NVIDIA also sent along a Parrot AR Drone 2.0 with Shield. Parrot has optimized their app for Shield, and uses the controller and buttons to control the drone. I’ve been looking at getting into flying quad and octacopter drones myself as a hobby for a while now for taking photos and video with a GoPro Hero 3 Black I purchased, specifically either a DJI Phantom or TBS Discovery and had only briefly played with the AR Drone 2.0.

I spent a ton of time playing with the AR Drone 2.0 using Shield. Of course the drone costs another $299, but using Shield to fly it around is awesome. The controls work well, the display makes sense, it’s almost like Shield might be better suited for controlling UAVs and quadcopters than playing games, assuming they all have Android apps.

The AR Drone 2.0 Android app gives you a live preview out the front and bottom cameras you can switch between, and of course control of the drone. Video and controls get piped back over WiFi, and it’s even better since Shield has that 2x2:2 WiFi since the range is limited using 2.4 GHz ISM on the AR Drone 2.0.

I realize it can’t carry the Shield purchase or experience entirely, but flying around the AR Drone with Shield is a ton of fun. If you have one, that’s just an added bonus I suppose.

Software - Pure Android 4.2.1 CPU Performance
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  • ChronoReverse - Wednesday, July 31, 2013 - link

    I won't comment on the Ouya but it's not really true that the Shield has the CPU power to go beyond existing Android platforms.

    The Shield still doesn't have sufficient power to emulate the PS2 so it's limited to PSP, DS and N64 class emulation.

    But the Snapdragon Pro already has sufficient power to emulate those at full speed (in fact, it's insufficient software optimization that holds back emulation performance). Actually even quad A9's can do it.

    So the Shield is stuck at a halfway point where it doesn't offer greater emulation capabilities despite being more powerful.
    Reply
  • fr33h33l - Wednesday, July 31, 2013 - link

    Your comment seems contradictory to the CPU Performance section in the review, e.g. than not even Snapdragon 800 (itself significantly faster than Snapdragon Pro) can keep up with Tegra 4 in terms of CPU performance. Care to elaborate on your claims? Reply
  • Arbee - Wednesday, July 31, 2013 - link

    Yes and no - it can do the existing platforms at a much higher degree of fidelity than the existing emulators, and it can run (ARM ports of) the best-of-breed PC emulators for those systems like bsnes and so on. It can run real current MAME instead of the gimpy circa-1999 "4All" version, it can run bsnes/higan instead of snes9x, and NEStopia instead of I don't know what. That in itself is a great upgrade for accuracy snobs like me, and then combine it with decent controls and it's great.

    I agree that a similar device with a Snapdragon Pro or Apple A6 wouldn't give away much in the performance department, but nobody's making one. Meanwhile, FedEx just showed up with my Shield :)
    Reply
  • mamisano - Wednesday, July 31, 2013 - link

    Sorry if I missed it, what are the minimum hardware requirements for the gaming PC to stream to Shield? You used a pretty beefy system that is definitely not representative of the average rig out there. Reply
  • PNN - Wednesday, July 31, 2013 - link

    Nvidia GTX 600 series or newer is required. Reply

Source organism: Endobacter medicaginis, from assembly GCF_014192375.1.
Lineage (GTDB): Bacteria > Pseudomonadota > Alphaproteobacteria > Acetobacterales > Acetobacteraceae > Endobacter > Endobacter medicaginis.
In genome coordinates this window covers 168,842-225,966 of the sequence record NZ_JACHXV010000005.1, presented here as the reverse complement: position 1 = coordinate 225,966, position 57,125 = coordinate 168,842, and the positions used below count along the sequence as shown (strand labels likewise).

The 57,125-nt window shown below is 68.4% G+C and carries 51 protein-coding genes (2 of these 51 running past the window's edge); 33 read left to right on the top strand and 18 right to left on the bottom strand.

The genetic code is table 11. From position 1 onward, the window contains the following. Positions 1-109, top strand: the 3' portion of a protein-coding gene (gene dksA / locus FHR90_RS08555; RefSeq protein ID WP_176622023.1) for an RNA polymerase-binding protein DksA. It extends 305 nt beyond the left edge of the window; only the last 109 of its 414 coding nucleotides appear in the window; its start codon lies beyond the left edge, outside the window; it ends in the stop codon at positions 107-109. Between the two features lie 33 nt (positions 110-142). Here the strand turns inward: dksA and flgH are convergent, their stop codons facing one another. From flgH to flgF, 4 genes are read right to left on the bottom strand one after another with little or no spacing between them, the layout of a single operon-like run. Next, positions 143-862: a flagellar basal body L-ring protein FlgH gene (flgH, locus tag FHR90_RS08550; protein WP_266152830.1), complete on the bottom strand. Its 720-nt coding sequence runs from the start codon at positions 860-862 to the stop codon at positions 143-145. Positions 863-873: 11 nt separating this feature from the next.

• ssiu - Wednesday, July 31, 2013 - link

    Pretty beefy hardware required. From http://shield.nvidia.com/play-pc-games

    > GPU: GeForce GTX 650 or higher desktop GPU (Notebook GPUs are not supported at this time)
    > CPU: Intel Core i3-2100 3.1GHz or AMD Athlon II X4 630 2.8GHz or higher
    > System Memory: 4GB or higher
    > Software: GeForce Experience™ application and latest GeForce drivers
    > OS: Windows 8 or Windows 7
    > Routers: 802.11a/g router (minimum). 802.11n dual band router (recommended).
    Reply
  • Roland00Address - Wednesday, July 31, 2013 - link

    Apple has trademark the term Retina Display. Thus nvidia can not use it Reply
  • spigzone - Wednesday, July 31, 2013 - link

    Likely developed as in in house remote terminal for the Steam Box, where it would actually make sense, it's release into the wild indicates Nvidia ultimately lost to AMD to provide that hardware, likely due to publisher/developer pressure to go with a console compatible solution an AMD HSA APU that they could port to easily and cheaply. Reply
  • chizow - Wednesday, July 31, 2013 - link

    Looks like an impressive first effort by Nvidia, especially since it's almost 100% home-grown. Not interested in it for my own user however, not yet anyways, for the reasons below:

    1) Android gaming market just isn't enough on it's own to justify this for me. Phone and tablet are enough atm for minor gaming on my mobile devices.
    2) I did not see any mention of this being used as a Windows Media Extender. If this were able to function as a streaming device, even for DLNA compatible devices, that would be a huge plus for SHIELD. It already has the mini-HDMI output and wireless capabilities, would just need the software.
    3) PC streaming to local network connection is nice, but if this could be expanded to remote locations with sufficient network connectivity, I'd be sold instantly.

    Overall I think Nvidia is building an impressive track record with their in-house hardware designs, I'm really hoping Shield does well enough that it warrants a 2nd iteration and improvements, but right now, I'm really not sure what it's future holds for many of the reasons cited in the article.
    Reply
  • Arbee - Wednesday, July 31, 2013 - link

    There are DLNA applications for Android in the Play Store. I don't know how well they function, but perhaps one or more of them might work for you. Alternatively, if you run the Plex media server, their Android app *is* good. Reply